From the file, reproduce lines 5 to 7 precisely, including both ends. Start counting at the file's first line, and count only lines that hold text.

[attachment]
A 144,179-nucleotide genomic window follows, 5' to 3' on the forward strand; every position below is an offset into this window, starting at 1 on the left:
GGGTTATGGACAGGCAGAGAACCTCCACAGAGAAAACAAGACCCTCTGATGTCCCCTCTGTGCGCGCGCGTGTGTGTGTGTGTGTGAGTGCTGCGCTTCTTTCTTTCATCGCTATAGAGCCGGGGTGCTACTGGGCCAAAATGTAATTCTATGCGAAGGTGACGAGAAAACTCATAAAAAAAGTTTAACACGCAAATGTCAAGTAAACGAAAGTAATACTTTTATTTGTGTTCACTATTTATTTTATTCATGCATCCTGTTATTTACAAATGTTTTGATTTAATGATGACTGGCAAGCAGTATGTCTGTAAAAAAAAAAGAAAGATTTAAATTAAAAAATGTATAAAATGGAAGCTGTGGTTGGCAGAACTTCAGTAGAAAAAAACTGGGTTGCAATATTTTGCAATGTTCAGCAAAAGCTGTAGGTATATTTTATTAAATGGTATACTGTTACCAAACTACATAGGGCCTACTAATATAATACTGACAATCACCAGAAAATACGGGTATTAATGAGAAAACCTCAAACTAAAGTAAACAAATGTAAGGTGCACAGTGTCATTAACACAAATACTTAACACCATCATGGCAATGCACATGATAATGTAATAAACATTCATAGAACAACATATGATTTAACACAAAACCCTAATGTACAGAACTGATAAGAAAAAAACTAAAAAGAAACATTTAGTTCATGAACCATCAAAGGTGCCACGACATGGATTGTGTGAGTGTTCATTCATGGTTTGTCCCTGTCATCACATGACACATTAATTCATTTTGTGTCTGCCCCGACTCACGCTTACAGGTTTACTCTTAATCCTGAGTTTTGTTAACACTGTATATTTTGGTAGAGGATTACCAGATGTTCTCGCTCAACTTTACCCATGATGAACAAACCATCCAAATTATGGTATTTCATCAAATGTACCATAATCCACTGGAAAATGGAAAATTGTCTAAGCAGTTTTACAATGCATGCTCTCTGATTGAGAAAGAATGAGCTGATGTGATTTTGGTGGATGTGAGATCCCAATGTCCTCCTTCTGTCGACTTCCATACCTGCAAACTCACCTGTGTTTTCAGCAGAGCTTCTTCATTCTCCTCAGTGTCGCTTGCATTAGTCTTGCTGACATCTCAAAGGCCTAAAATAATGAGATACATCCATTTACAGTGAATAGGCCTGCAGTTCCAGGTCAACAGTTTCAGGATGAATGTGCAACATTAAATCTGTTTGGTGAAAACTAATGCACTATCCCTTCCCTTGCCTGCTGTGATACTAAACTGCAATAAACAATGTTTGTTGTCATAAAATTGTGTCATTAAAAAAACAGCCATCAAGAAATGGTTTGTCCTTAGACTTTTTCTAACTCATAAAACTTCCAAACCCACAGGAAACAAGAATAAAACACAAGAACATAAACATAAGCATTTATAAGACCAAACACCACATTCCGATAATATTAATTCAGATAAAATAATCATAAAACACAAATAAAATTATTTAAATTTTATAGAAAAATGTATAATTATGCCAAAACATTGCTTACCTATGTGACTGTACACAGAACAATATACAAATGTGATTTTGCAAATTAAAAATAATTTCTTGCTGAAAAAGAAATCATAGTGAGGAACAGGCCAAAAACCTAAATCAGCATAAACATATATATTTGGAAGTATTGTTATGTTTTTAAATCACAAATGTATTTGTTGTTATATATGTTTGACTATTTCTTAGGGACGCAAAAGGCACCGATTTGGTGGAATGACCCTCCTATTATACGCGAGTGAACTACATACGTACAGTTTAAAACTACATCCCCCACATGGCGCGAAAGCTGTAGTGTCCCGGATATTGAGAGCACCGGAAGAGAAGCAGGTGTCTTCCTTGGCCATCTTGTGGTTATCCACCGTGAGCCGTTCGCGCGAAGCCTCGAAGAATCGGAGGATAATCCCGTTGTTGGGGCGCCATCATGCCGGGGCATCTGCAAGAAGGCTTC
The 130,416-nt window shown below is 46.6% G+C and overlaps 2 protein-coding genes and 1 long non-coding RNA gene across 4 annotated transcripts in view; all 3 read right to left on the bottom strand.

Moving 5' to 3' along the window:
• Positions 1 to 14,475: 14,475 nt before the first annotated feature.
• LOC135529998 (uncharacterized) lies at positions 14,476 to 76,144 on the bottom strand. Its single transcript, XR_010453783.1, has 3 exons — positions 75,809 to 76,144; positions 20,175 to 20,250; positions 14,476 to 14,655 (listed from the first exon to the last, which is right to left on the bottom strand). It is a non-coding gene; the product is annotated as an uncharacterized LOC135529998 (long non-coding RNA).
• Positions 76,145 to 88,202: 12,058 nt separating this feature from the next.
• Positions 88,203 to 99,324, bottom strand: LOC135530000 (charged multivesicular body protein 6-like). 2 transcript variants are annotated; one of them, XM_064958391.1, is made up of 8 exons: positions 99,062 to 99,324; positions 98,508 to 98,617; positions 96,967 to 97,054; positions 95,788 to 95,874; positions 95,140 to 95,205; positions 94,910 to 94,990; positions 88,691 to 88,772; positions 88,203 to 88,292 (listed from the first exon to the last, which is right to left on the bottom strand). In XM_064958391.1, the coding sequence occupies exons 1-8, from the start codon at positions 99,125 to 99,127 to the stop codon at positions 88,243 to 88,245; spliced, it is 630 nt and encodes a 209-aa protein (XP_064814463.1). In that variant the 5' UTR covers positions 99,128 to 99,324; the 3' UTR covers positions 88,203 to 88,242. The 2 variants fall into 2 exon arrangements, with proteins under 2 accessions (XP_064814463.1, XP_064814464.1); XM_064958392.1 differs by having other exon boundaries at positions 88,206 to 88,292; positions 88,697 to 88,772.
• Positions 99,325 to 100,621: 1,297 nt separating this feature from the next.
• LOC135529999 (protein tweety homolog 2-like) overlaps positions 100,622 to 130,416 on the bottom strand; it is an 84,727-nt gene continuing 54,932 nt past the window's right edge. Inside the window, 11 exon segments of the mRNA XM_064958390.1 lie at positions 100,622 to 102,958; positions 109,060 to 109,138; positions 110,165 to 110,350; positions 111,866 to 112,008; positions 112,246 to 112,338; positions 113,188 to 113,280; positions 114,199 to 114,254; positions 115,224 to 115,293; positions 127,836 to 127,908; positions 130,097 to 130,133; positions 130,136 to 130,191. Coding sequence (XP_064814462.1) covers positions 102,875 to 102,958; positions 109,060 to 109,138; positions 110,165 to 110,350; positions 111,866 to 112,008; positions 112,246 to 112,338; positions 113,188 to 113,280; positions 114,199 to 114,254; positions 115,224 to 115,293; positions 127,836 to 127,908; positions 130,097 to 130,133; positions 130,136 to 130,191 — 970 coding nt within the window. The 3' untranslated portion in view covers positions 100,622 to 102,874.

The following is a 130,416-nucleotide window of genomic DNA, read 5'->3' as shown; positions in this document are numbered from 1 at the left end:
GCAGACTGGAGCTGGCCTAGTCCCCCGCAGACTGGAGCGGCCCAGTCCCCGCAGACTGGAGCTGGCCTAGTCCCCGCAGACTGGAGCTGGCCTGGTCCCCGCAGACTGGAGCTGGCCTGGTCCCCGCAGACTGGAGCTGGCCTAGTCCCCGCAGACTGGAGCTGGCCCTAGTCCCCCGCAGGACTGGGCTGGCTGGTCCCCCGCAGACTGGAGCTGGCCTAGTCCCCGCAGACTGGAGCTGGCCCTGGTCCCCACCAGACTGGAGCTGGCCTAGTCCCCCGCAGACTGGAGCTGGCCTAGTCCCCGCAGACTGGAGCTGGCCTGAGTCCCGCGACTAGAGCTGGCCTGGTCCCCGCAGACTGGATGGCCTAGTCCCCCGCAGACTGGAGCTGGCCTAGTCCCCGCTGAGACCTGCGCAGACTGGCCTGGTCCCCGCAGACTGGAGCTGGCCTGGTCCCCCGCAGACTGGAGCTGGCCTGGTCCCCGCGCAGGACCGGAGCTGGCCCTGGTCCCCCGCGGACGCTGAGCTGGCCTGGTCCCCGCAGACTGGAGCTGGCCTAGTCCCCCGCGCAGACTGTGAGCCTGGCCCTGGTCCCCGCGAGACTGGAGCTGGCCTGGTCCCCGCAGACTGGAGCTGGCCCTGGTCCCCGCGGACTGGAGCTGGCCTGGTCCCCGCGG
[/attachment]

• Positions 1 to 14,475: 14,475 nt before the first annotated feature.
• LOC135529998 (uncharacterized) lies at positions 14,476 to 76,144 on the bottom strand. Its single transcript, XR_010453783.1, has 3 exons — positions 75,809 to 76,144; positions 20,175 to 20,250; positions 14,476 to 14,655 (listed from the first exon to the last, which is right to left on the bottom strand). It is a non-coding gene; the product is annotated as an uncharacterized LOC135529998 (long non-coding RNA).
• Positions 76,145 to 88,202: 12,058 nt separating this feature from the next.